Saturday, 20 October 2012
Pints and Pork Pies
The first time I ever rode on the railway through Stamford I was on my way to an interview at Aston University in Birmingham, just after my eighteenth birthday. I remember being amazed by how pretty Stamford station was as my train from Peterborough emerged from the tunnel (in those days I used to ride behind the driver whenever possible, watching the scene ahead of the train). I also remember thinking how lovely the town of Melton Mowbray looked from the train. I must have been through Melton a hundred times since, both by rail and by road, and had often said I really ought to come and look at the place some time. It is so near that it had been easy to keep putting it off until later. When Michael Portillo included it in his Great British Railway Journeys we were given the push to get on with it and the next time I could clear a Saturday in my diary we set off.
Unlike the long and complex itinerary I described last month, this one was simplicity itself: one train in each direction, just half an hour each way. But it still took us to explore somewhere we'd never been and to experience new things. Our luggage was just a shopping bag and a camera this time!
The trains on the main service through Stamford pass each other just outside the town, and so once an hour the station gets busy with trains in each direction just five minutes apart and then it settles down to peace and quiet again for another fifty minutes until the next sets of passengers turn up. Thus when you are a waiting passenger the whole place has an air of busyness with people waiting on both platforms, a mildly exciting way to begin an adventure. CrossCountry's "Turbostar" trains are quite comfortable with air-conditioning, spacious seats with armrests and tables and a trolley refreshment service, and our ride to Melton was on time and straightforward.
Melton Mowbray station was being redecorated when we arrived, and a new council office building was under contruction opposite, so the scene immediately on arrival was pretty chaotic (but it is all finished now and looks very good!). If you look at the place on Google Streetview now, even though the site is labelled "Melton Borough Council" their building is still the disused goods shed!
We started with the shops, including, of course, Dickinson and Morris, the Melton Mowbray Pork Pie Shop, to which we returned later to buy our souvenirs: a pork pie and a couple of bottles of Melton Red ale. Some pies are made in the shop and we were able to watch them made in the tradtional Melton Mowbray way, although business is now so great that they also have a factory near Leicester which makes most of them. This shop sells lots of other interesting foods and is well worth a visit, the oldest pork pie shop in Melton and the only one still manufacturing in the town centre.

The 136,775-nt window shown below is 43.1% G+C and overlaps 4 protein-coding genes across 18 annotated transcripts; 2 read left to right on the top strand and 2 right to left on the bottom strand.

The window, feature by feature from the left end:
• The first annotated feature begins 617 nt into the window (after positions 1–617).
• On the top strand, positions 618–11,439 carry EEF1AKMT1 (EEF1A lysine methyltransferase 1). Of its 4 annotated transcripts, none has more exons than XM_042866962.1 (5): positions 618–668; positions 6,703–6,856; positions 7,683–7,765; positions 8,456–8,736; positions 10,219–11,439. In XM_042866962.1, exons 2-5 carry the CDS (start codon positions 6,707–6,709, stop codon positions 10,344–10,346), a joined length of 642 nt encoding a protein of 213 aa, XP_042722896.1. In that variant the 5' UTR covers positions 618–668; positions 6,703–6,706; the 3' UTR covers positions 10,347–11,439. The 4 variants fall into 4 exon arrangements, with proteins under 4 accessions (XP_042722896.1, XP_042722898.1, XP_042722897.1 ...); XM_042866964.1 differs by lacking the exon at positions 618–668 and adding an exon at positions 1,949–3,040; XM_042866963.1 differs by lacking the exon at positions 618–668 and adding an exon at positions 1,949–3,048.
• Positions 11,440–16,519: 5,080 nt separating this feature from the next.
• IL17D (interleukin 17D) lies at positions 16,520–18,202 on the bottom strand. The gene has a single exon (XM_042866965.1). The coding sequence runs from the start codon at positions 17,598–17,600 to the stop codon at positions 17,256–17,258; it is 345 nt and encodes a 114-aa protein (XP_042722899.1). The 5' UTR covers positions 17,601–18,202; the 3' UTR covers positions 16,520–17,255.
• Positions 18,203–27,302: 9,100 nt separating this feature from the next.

There was a street market and lots of little back streets worth exploring, with a heritage trail at http://www.leics.gov.uk/melton_museum_heritage_trail.pdf as a guide to the town.
Lunch was at the Crown Inn which did a very warming and filling cooked meal with a pint or two of very decent real ale - one huge advantage of taking the train for such days out is that within reason it is possible to try the beers on offer without fear of not making it home: Everards at this inn, local to this part of Leicestershire.
Regrettably the church was not open for visiting, but the town still has a very good museum, the recently refurbished Melton Carnegie Museum which traces the social and economic history of Melton and includes exhibitions on the town’s world-renowned Stilton cheese and pork pie industries and accounts of the arguments for and against fox hunting. We spent much time here and then made our way back to the station, stopping at one or two other shops on the way.
By the time we returned everyone else seemed to be returning home as well, so the little train was somewhat crowded but all got a seat and we arrived home on time determined to do this again some time with another town - of which I shall try to write in future months.
For those who would like to read a little more about the practicalities of trips such as the one I wrote about last month, it is worth looking at http://www.seat61.com/CaledonianSleepers.htm and for our local train services http://www.crosscountrytrains.co.uk/ is the site to see (our "local" company actually can take you all the way to Penzance, by the way!).
Next month I intend to describe how 2011 accidentally became the year we saw both ends of the Caledonian Canal!